Before becoming a lawyer, Professor Conrad became a historian. In fact, Conrad still publishes as frequently in history journals as in law reviews.
At Harvard, his history dissertation was about a school of eighteenth-century philosophy that greatly influenced the American Founding, especially the framing of our federal Constitution and early Supreme Court jurisprudence. As a student at the Yale Law School, Conrad pursued the connections between his history background and legal scholarship. Since then his research has been supported by many preeminent fellowships at, for example, the Institute for Advanced Studies in Berlin, the Woodrow Wilson Program at the Smithsonian Institution, the National Humanities Center, and twice from the National Endowment for the Humanities.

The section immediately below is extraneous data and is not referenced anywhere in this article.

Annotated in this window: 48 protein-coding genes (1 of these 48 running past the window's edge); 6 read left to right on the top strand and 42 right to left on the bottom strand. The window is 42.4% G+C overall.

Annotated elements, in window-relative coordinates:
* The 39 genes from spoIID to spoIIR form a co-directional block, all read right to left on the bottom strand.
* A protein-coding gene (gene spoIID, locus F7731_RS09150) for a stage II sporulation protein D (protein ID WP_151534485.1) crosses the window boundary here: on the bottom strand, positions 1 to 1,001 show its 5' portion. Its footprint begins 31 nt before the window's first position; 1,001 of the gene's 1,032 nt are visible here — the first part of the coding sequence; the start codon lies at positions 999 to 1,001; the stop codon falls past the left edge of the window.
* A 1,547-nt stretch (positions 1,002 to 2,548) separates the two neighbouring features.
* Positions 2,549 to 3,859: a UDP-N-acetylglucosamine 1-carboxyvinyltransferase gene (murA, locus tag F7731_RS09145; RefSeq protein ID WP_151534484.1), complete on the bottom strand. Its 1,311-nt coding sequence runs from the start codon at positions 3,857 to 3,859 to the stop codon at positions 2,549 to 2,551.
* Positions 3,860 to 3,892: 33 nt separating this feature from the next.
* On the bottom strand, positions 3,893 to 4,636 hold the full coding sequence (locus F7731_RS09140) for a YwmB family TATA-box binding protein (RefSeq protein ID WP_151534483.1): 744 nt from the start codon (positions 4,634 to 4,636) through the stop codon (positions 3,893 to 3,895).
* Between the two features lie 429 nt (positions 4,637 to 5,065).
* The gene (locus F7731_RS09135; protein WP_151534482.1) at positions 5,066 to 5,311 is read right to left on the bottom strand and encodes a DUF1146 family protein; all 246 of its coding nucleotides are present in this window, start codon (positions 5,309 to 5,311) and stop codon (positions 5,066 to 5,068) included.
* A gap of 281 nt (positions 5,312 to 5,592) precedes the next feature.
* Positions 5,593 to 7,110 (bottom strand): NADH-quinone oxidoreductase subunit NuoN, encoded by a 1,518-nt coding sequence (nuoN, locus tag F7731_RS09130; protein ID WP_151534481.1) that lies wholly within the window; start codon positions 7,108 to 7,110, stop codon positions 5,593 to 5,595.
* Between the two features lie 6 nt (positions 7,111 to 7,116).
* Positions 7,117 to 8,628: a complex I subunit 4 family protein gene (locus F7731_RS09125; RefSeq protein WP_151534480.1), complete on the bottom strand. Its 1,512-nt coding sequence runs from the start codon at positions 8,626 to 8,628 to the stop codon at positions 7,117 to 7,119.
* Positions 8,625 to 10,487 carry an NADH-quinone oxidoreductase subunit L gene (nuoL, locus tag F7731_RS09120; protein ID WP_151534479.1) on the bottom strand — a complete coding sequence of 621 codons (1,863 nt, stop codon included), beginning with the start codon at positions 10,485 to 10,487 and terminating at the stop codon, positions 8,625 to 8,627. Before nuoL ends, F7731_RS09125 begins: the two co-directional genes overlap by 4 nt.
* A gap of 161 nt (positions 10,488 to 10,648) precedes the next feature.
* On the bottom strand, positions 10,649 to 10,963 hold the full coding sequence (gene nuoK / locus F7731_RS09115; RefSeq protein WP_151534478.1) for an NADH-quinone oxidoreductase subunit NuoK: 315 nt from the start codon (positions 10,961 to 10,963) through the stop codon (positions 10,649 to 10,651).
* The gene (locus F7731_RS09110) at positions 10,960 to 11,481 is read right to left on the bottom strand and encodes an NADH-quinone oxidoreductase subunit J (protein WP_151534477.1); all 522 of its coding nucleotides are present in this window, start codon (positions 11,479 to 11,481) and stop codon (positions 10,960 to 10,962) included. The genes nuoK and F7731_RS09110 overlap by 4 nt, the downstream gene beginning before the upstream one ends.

At Indiana Law, Conrad teaches most of his courses from an outsider's perspective, specifically seeking to question critically the very authority of legalism, as an ethos and ideology of rule-following. This is true not only of his courses in American legal and constitutional history, but in family law, as well.
Drawing on his days as an associate at the law firm of Ropes & Gray in Boston, Conrad also teaches one course very much focused on training for the everyday practice of law: Remedies & Equity, a course he "tries to conduct as if [he] were the supervising partner in a law firm."
Although an avowed "left liberal," he has been closely associated with The Liberty Fund in Indianapolis. He also has a longstanding association with many gay, lesbian, bisexual, and transgendered support and advocacy organizations, both at Indiana University and in the greater Bloomington community.